An attorney for former Minneapolis police officer Derek Chauvin, who on April 20 was convicted on three counts for the May 2020 murder of George Floyd, filed a motion in Minnesota’s Hennepin County court on Tuesday asking for a new trial for his client. 

What You Need To Know

  • Defense attorneys for former Minneapolis police officer Derek Chauvin filed a motion on Tuesday requesting a new trial 

  • Chauvin, 45, was convicted on April 20 on murder and manslaughter charges for the May 2020 death of George Floyd

  • The defense team argued Chauvin's constitutional rights were violated by both prosecutorial and jury misconduct

  • Chauvin’s defense team noted their grounds for requesting a new trial “are not limited to” what was included in Tuesday’s filing

In the filing, defense attorney Eric Nelson alleged Chauvin’s right to due process was violated on a number of counts that warrant a new trial. 

Nelson first alleged that the jury was prejudiced against his client due to substantial pre-trial coverage of the case, citing Hennepin County Judge Pete Cahill’s refusal to change the venue of the trial. 

The attorney also claimed that Chauvin’s rights were violated when Cahill did not sequester the jury for the duration of the trial, nor did he admonish them to avoid all media, claiming the jurors were subject "to prejudicial publicity regarding the trial during the proceedings, as well as jury intimidation and potential fear of retribution among jurors."

Nelson also specifically noted that testimony from Morries Hall, a friend who was with Floyd the night he died, was not allowed in trial, alleging in part that the court “abused its discretion and violated Mr. Chauvin’s rights under the Confrontation Clause” by failing to either order Hall to testify, or to alternatively admit his statements to law enforcement officers into evidence.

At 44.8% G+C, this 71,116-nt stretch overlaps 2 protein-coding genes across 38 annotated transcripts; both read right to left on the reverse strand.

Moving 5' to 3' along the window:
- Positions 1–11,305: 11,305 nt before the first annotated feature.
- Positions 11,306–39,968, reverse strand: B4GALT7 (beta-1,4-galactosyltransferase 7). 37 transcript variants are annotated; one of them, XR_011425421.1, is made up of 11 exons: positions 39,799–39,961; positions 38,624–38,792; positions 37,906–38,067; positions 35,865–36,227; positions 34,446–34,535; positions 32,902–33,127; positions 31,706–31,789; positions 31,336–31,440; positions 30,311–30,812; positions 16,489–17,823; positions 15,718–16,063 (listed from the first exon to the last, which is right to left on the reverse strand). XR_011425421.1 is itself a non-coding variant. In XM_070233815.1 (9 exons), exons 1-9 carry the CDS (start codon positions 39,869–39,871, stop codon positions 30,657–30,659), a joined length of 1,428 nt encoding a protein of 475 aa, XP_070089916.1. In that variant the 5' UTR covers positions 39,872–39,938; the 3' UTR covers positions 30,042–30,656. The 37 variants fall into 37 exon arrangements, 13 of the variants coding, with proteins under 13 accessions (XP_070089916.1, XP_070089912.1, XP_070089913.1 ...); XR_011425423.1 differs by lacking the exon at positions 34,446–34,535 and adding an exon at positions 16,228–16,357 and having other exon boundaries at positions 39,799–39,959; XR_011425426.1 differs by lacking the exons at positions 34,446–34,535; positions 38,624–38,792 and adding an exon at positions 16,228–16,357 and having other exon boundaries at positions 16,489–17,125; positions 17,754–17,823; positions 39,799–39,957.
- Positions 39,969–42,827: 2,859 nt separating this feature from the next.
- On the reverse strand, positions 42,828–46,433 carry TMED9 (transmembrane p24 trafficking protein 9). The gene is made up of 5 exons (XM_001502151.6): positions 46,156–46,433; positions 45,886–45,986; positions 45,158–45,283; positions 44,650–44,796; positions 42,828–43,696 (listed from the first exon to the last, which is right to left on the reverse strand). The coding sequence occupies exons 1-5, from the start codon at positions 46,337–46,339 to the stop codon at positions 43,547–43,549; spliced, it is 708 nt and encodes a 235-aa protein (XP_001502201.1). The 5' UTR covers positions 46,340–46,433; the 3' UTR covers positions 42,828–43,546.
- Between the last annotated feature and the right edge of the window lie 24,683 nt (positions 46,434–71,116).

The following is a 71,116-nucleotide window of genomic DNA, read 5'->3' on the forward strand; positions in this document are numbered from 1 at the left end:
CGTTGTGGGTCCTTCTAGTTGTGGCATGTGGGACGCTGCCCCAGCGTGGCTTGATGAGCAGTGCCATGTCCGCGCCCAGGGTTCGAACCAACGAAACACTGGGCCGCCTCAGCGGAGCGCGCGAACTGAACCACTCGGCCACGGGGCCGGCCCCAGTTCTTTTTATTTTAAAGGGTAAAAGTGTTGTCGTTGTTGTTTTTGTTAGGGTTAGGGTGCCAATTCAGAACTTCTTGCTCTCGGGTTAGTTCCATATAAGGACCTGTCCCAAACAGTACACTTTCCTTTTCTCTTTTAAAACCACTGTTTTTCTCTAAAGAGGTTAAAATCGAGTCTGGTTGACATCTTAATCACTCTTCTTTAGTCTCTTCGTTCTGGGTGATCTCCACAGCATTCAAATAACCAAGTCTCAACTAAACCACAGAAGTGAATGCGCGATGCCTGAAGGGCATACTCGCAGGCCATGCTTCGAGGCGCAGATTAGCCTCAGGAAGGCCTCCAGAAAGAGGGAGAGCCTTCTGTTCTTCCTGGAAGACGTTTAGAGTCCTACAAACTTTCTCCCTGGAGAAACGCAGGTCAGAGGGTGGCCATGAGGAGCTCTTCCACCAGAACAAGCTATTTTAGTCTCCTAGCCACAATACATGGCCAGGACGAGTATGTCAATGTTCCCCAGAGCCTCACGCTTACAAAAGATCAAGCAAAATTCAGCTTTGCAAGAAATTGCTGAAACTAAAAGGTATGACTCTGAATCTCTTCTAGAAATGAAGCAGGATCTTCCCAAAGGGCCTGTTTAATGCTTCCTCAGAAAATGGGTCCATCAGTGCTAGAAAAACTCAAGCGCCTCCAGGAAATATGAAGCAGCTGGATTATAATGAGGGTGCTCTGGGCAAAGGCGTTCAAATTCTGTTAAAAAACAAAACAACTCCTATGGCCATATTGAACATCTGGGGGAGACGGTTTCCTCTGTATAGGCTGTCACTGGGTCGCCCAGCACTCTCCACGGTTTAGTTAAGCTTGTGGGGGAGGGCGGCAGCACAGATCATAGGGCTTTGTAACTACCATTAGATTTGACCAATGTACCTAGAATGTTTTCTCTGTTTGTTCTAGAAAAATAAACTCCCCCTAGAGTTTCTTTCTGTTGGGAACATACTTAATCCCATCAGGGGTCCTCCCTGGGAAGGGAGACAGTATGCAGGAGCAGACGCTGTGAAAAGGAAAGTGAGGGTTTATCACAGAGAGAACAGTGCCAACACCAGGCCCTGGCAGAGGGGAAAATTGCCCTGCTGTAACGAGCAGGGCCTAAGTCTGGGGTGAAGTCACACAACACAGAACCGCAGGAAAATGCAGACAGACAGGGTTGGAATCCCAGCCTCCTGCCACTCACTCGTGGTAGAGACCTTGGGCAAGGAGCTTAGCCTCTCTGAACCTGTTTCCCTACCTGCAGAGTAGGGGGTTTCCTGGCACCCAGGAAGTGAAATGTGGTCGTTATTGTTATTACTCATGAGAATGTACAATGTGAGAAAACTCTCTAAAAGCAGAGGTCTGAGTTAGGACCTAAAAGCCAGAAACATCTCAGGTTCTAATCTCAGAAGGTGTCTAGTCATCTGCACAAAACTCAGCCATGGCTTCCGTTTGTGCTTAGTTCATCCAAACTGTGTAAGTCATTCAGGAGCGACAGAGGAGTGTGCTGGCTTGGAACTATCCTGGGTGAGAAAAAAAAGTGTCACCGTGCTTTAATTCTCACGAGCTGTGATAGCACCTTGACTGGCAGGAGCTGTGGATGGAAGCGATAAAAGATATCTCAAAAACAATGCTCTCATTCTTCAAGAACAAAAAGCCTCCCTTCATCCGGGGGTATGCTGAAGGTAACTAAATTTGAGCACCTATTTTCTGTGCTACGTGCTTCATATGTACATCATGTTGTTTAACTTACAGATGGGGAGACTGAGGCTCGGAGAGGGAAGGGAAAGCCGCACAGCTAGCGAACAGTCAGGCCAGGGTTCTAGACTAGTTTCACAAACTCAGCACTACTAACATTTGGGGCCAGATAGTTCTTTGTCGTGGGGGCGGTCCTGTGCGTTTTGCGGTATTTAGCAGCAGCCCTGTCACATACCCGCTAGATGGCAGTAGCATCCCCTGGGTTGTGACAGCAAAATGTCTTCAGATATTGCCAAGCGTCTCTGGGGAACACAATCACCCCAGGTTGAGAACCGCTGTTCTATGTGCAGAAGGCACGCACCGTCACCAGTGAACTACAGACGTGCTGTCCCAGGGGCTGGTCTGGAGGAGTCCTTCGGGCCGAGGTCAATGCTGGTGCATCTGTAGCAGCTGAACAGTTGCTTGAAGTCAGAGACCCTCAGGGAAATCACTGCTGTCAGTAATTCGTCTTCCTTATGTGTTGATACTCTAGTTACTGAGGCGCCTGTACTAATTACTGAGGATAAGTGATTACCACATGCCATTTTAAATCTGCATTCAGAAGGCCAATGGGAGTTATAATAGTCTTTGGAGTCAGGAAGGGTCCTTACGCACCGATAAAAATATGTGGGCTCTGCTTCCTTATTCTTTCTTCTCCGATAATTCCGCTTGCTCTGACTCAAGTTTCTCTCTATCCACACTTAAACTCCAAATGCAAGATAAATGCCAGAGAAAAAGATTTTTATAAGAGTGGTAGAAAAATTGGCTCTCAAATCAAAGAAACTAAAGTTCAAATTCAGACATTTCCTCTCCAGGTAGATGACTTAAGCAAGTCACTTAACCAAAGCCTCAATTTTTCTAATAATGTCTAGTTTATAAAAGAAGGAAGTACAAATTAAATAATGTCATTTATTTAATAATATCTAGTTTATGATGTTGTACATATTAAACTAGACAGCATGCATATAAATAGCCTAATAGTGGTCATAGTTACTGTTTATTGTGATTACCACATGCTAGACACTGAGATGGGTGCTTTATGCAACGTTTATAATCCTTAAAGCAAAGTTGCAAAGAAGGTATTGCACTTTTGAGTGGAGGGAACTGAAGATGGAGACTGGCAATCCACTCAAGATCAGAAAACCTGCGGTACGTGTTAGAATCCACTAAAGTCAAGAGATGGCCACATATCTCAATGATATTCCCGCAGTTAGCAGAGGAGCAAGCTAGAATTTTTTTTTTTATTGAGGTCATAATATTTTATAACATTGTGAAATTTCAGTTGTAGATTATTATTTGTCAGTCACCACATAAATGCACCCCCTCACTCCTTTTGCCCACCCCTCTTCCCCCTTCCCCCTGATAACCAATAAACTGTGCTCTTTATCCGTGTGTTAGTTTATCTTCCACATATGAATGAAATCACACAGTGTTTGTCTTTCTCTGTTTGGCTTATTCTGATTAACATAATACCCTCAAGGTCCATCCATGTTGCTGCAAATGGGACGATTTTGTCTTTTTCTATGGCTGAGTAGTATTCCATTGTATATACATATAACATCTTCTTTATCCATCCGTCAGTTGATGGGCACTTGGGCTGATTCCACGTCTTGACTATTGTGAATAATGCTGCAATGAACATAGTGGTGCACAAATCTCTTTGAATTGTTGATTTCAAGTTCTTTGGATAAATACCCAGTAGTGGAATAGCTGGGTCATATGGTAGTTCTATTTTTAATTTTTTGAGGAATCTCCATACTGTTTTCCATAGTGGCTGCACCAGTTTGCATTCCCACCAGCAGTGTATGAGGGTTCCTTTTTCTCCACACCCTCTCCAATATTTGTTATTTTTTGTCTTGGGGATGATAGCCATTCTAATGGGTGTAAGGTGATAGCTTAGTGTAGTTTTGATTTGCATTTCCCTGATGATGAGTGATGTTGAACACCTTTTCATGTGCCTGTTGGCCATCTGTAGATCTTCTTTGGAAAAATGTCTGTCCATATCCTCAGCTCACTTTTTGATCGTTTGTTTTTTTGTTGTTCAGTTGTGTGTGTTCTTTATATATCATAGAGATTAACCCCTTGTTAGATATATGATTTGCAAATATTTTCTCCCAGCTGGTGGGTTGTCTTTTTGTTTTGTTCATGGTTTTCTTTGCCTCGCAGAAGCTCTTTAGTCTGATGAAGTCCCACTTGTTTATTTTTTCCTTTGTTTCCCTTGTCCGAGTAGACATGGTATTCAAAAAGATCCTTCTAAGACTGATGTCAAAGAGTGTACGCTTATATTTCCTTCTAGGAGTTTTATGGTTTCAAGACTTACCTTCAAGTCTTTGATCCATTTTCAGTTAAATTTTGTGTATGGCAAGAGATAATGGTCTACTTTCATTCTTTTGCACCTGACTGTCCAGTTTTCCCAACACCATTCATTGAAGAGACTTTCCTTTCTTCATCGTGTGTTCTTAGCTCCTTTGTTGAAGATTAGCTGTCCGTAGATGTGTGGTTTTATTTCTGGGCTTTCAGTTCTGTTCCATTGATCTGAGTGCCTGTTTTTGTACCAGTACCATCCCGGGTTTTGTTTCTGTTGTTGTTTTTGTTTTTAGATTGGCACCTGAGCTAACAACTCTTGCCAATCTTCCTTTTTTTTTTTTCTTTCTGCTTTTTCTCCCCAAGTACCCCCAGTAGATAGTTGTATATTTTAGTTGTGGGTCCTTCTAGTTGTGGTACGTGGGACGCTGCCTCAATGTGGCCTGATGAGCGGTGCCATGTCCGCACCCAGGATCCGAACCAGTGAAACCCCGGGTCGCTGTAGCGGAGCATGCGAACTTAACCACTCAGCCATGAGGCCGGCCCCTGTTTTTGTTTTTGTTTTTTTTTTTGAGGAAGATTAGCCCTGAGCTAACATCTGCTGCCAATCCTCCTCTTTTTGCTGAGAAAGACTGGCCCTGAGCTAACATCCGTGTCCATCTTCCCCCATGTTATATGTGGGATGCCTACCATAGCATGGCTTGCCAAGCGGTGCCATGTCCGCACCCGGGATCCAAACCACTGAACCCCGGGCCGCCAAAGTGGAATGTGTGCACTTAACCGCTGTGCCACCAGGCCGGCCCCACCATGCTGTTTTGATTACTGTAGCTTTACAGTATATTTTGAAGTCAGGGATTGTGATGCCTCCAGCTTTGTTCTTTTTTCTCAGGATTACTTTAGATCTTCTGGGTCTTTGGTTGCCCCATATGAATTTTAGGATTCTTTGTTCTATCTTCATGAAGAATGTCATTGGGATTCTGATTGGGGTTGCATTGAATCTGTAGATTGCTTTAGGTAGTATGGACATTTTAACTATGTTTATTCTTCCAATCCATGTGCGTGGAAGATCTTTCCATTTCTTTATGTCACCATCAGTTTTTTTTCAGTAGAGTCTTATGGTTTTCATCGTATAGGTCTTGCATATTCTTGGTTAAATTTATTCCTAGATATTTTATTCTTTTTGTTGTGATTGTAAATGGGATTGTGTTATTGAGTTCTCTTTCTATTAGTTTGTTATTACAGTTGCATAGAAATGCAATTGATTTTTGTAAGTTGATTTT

During the trial, Chauvin’s defense attorney wanted to call Hall to testify in an effort to shift blame for the death to Floyd himself, for his use of illicit drugs and other health problems.

But Hall said he would refuse to answer any questions, and invoked his Fifth Amendment right against self-incrimination.

Although not explicitly mentioned in Tuesday’s documents, the petition for a new trial comes amid recent reports surrounding one of the jury members who ultimately found Chauvin guilty in an Aug. 28 march in Washington, D.C., to honor Martin Luther King, Jr. The brief did not mention these reports.

A photo, posted on social media, shows Brandon Mitchell, who is Black, attending the Aug. 28 event to commemorate Martin Luther King Jr.’s “I Have a Dream” speech during the 1963 March on Washington. Floyd’s brother and sister, Philonise and Bridgett Floyd, and relatives of others who have been shot by police addressed the crowd, as did relatives of others who had been shot by police.

Mitchell, 31, acknowledged being at the event and that his uncle posted the photo, but said he doesn’t recall wearing or owning the shirt. He also defended his actions, saying that it was not a protest over Floyd’s death.

Mitchell was one of 12 jurors who convicted Chauvin of second- and third-degree murder and second-degree manslaughter. Mitchell, the first juror to go public, spoke to several media outlets last week, including The Associated Press.

“I’d never been to D.C.,” Mitchell said of his reasons for attending the event. “The opportunity to go to D.C., the opportunity to be around thousands and thousands of Black people; I just thought it was a good opportunity to be a part of something.”

Neither Mitchell nor Nelson have not returned messages from The Associated Press seeking comment.

Chauvin’s defense team noted their grounds for requesting a new trial “are not limited to” what was included in Tuesday’s filing, leaving the door open to add new grounds to the request later on.

Chauvin, 45, was convicted of murder and manslaughter for pinning George Floyd to the pavement with his knee on the Black man’s neck in a case that triggered worldwide protests, violence and a furious reexamination of racism and policing in the U.S.

The former officer was immediately led away with his hands cuffed behind his back and could be sent to prison for decades. He is set to be sentenced in several weeks

The Associated Press contributed to this report.